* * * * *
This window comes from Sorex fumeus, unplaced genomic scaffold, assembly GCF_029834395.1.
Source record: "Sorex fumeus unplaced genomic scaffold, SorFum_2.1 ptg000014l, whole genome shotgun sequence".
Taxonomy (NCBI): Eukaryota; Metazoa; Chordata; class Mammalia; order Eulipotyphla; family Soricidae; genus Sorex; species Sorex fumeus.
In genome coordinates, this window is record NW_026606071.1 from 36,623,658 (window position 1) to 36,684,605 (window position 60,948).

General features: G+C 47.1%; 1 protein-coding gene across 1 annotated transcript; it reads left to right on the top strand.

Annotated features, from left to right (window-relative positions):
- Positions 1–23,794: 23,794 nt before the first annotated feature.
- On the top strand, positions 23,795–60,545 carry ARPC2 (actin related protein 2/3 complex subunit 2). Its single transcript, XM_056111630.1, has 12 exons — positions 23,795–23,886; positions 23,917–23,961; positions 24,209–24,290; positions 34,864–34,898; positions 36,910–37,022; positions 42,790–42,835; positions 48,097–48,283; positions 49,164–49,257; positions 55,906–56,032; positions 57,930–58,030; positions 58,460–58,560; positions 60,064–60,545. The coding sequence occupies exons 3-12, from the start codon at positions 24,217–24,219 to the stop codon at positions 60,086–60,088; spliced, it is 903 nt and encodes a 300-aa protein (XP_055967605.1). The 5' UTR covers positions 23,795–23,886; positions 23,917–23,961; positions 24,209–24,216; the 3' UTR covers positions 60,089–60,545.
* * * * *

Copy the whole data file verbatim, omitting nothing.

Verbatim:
This window comes from Sorex fumeus, unplaced genomic scaffold, assembly GCF_029834395.1.
Source record: "Sorex fumeus unplaced genomic scaffold, SorFum_2.1 ptg000014l, whole genome shotgun sequence".
Taxonomy (NCBI): Eukaryota; Metazoa; Chordata; class Mammalia; order Eulipotyphla; family Soricidae; genus Sorex; species Sorex fumeus.
In genome coordinates, this window is record NW_026606071.1 from 36,623,658 (window position 1) to 36,684,605 (window position 60,948).

General features: G+C 47.1%; 1 protein-coding gene across 1 annotated transcript; it reads left to right on the top strand.

Annotated features, from left to right (window-relative positions):
- Positions 1–23,794: 23,794 nt before the first annotated feature.
- On the top strand, positions 23,795–60,545 carry ARPC2 (actin related protein 2/3 complex subunit 2). Its single transcript, XM_056111630.1, has 12 exons — positions 23,795–23,886; positions 23,917–23,961; positions 24,209–24,290; positions 34,864–34,898; positions 36,910–37,022; positions 42,790–42,835; positions 48,097–48,283; positions 49,164–49,257; positions 55,906–56,032; positions 57,930–58,030; positions 58,460–58,560; positions 60,064–60,545. The coding sequence occupies exons 3-12, from the start codon at positions 24,217–24,219 to the stop codon at positions 60,086–60,088; spliced, it is 903 nt and encodes a 300-aa protein (XP_055967605.1). The 5' UTR covers positions 23,795–23,886; positions 23,917–23,961; positions 24,209–24,216; the 3' UTR covers positions 60,089–60,545.